Please use this identifier to cite or link to this item: http://hdl.handle.net/20.500.12779/5779
Title: Early identification of the risk for free radical-related diseases in preterm newborns
Authors: Perrone, S
Tataranno, Ml
Negro, Simona
Longini, Mariangela
Marzocchi, Barbara 
Proietti, Fabrizio
Iacoponi, F
Capitani, Serena
Buonocore, Giuseppe
Issue Date: 2010
Project: None 
Journal: EARLY HUMAN DEVELOPMENT
Abstract: 
BACKGROUND: Despite recent advances in preterm newborns healthcare, perinatal pathologies and disabilities are increasing. Oxidative stress (OS) is determinant for the onset of an unbalance between free radicals (FRs) production and antioxidant systems which plays a key role in pathogenesis of pathologies such as retinopathy of prematurity (ROP), bronchopulmonary dysplasia (BPD), necrotizing enterocolitis (NEC), intraventricular hemorrhage (IVH), grouped as 'free radical-related diseases' (FRD). AIM: This study tests the hypothesis that OS markers levels in cord blood may predict the onset of FRD pathologies. PATIENTS AND METHODS: 168 preterm newborns of GA: 24-32weeks (28.09+/-1.99); and BW: 470-2480 gr (1358.11+/-454.09) were consecutively recruited. Markers of potential OS risk (non-protein bound iron, NPBI; basal superoxide anion, BSA; under stimulation superoxide anion, USSA) and markers of OS-related damage (total hydroperoxides, TH; advanced oxidation protein products, AOPP) were assessed in cord blood. Associations between FRD onset and OS markers were checked through inferential analysis (univariate logistic regression). RESULTS: The development of FRD was significantly associated to high cord blood levels of TH, AOPP and NPBI (respectively p=0.000, OR=1.025, 95%CI=1.013-1.038; p=0.014, OR=1.092, 95%CI=1.018-1.172; p=0.007, OR=1.26995%CI=1.066-1.511). CONCLUSIONS: Elevated levels of TH, AOPP and, above all, NPBI, in cord blood are associated with increased risk for FRD. OS markers allow the early identification of infants at risk for FRD because of perinatal oxidant exposure. This can be useful in devising strategies to prevent or ameliorate perinatal outcome.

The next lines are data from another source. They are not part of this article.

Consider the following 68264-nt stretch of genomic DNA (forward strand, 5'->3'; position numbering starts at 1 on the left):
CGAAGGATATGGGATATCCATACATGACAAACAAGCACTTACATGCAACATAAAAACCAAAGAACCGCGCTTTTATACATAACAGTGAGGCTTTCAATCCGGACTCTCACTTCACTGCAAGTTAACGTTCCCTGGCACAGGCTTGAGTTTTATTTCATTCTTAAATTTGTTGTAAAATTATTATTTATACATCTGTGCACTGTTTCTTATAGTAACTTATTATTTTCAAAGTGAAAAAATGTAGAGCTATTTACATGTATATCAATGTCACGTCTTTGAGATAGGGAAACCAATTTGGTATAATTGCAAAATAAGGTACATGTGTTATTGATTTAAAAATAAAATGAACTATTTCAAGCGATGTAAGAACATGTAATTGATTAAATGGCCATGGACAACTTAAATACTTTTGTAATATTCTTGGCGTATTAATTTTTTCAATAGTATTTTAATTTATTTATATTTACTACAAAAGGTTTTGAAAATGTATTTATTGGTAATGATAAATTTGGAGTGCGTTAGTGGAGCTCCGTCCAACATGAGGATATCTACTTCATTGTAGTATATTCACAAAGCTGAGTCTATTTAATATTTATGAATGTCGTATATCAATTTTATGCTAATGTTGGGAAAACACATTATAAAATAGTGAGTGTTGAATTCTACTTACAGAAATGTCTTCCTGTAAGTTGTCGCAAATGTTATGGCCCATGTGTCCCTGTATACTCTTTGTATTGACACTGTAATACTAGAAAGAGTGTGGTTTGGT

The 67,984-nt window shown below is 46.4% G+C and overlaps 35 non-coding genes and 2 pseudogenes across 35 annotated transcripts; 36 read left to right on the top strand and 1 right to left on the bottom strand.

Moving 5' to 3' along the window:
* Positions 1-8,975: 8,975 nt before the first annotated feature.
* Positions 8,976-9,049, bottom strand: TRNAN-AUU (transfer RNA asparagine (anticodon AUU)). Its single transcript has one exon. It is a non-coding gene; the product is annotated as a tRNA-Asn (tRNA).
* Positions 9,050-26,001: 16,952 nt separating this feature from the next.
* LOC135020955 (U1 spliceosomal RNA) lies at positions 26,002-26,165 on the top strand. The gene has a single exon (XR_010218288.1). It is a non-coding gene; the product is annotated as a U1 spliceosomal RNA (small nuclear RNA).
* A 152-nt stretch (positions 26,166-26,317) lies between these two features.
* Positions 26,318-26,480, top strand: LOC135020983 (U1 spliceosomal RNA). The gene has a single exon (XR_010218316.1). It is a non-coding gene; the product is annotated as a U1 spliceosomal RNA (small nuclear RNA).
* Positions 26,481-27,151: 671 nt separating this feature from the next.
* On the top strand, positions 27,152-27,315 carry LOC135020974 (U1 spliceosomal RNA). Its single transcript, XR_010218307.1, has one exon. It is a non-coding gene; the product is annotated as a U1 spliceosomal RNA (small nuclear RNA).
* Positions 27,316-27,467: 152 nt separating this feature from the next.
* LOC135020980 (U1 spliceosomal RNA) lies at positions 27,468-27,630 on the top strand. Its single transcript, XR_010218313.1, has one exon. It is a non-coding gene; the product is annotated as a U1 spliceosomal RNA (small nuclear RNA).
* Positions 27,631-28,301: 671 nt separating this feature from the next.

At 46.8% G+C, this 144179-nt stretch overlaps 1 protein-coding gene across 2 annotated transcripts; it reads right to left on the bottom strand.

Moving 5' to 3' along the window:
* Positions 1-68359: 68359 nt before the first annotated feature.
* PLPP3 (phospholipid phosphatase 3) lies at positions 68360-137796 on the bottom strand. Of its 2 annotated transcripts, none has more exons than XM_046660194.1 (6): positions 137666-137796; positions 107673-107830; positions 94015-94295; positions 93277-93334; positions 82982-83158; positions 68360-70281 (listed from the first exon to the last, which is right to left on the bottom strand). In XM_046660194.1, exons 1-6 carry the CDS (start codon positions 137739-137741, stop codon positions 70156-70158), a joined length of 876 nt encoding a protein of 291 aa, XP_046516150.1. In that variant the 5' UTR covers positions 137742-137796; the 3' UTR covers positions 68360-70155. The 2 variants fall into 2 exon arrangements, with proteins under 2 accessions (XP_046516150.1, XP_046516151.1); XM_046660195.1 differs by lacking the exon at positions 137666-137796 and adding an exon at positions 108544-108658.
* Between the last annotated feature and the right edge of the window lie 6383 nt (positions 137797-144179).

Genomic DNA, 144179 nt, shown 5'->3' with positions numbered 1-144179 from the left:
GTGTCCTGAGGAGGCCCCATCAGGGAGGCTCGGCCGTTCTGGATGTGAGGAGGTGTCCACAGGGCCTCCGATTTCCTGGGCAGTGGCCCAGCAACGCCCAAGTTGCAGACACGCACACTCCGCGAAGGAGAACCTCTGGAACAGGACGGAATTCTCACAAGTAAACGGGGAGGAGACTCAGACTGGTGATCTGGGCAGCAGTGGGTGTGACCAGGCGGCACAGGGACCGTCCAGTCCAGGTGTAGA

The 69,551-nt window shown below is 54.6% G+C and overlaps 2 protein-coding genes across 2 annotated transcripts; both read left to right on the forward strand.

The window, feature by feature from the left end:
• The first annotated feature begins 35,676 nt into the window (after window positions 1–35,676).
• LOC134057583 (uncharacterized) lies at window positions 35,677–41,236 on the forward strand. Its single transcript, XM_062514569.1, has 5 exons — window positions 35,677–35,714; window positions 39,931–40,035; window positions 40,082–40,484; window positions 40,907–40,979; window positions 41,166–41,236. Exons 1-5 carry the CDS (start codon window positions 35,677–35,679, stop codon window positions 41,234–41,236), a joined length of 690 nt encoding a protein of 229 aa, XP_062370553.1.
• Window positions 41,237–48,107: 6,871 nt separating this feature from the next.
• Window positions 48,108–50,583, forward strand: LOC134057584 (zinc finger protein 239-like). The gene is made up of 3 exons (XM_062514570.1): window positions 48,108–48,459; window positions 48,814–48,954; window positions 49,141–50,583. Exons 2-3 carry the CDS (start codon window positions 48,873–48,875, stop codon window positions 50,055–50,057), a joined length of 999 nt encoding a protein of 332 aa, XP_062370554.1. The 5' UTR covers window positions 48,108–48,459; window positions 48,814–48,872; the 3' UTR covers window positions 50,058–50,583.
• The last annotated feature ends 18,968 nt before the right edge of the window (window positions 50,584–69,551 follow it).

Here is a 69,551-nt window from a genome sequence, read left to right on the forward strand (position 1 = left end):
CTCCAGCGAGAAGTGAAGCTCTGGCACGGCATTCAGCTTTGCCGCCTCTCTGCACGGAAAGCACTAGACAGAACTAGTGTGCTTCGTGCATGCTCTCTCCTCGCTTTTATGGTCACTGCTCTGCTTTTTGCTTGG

Description: 
37001
URI: http://hdl.handle.net/20.500.12779/5779
ISSN: 0378-3782
DOI: 10.1016/j.earlhumdev.2010.03.008
Appears in Collections:Publications

Show full item record

Page view(s)

2
Last Week
2
Last month
2
checked on May 12, 2021

Google ScholarTM

Check

Altmetric


Items in DSpace are protected by copyright, with all rights reserved, unless otherwise indicated.